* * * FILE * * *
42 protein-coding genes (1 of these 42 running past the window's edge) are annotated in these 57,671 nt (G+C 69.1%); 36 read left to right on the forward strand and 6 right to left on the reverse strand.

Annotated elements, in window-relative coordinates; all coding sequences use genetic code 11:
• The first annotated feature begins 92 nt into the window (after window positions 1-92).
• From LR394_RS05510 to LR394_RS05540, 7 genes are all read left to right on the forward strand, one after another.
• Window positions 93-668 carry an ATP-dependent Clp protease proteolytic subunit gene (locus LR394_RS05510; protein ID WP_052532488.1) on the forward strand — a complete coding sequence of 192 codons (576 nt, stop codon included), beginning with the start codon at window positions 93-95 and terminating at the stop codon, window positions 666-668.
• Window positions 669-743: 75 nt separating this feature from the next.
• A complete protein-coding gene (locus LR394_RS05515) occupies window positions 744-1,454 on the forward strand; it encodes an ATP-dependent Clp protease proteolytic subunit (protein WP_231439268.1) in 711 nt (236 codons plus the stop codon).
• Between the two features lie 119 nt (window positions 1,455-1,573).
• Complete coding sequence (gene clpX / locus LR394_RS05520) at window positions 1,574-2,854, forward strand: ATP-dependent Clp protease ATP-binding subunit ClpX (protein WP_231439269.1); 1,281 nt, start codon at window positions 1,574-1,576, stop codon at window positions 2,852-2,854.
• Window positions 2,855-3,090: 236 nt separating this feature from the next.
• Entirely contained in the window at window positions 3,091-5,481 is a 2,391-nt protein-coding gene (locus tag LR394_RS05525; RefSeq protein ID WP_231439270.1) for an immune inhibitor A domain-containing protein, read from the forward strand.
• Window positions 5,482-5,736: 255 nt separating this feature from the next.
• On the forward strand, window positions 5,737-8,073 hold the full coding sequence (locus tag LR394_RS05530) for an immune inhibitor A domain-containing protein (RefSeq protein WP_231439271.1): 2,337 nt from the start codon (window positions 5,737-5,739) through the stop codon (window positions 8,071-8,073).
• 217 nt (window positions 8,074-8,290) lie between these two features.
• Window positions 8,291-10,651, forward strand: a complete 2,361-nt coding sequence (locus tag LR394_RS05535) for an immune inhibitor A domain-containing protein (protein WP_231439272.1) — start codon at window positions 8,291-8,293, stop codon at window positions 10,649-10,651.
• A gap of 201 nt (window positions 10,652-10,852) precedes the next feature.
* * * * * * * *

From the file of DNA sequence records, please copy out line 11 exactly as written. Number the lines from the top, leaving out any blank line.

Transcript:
• Entirely contained in the window at window positions 3,091-5,481 is a 2,391-nt protein-coding gene (locus tag LR394_RS05525; RefSeq protein ID WP_231439270.1) for an immune inhibitor A domain-containing protein, read from the forward strand.